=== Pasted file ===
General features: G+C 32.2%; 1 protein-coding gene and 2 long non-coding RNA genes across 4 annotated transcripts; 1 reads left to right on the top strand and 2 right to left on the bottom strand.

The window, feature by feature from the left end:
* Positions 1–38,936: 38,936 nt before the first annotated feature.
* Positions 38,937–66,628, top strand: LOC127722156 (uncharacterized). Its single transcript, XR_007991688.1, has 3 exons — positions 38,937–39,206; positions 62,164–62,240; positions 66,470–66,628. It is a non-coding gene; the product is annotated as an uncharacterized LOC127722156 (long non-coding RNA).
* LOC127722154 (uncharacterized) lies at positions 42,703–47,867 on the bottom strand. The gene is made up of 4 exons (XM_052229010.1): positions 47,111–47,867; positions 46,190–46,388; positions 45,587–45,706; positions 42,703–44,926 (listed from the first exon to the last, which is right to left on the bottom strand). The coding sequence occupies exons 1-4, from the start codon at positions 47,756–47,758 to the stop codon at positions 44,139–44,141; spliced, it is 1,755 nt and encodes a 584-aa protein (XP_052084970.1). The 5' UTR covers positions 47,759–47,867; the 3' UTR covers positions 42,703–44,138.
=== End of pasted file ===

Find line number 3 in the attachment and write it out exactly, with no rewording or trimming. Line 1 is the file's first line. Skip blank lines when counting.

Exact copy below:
* Positions 1–38,936: 38,936 nt before the first annotated feature.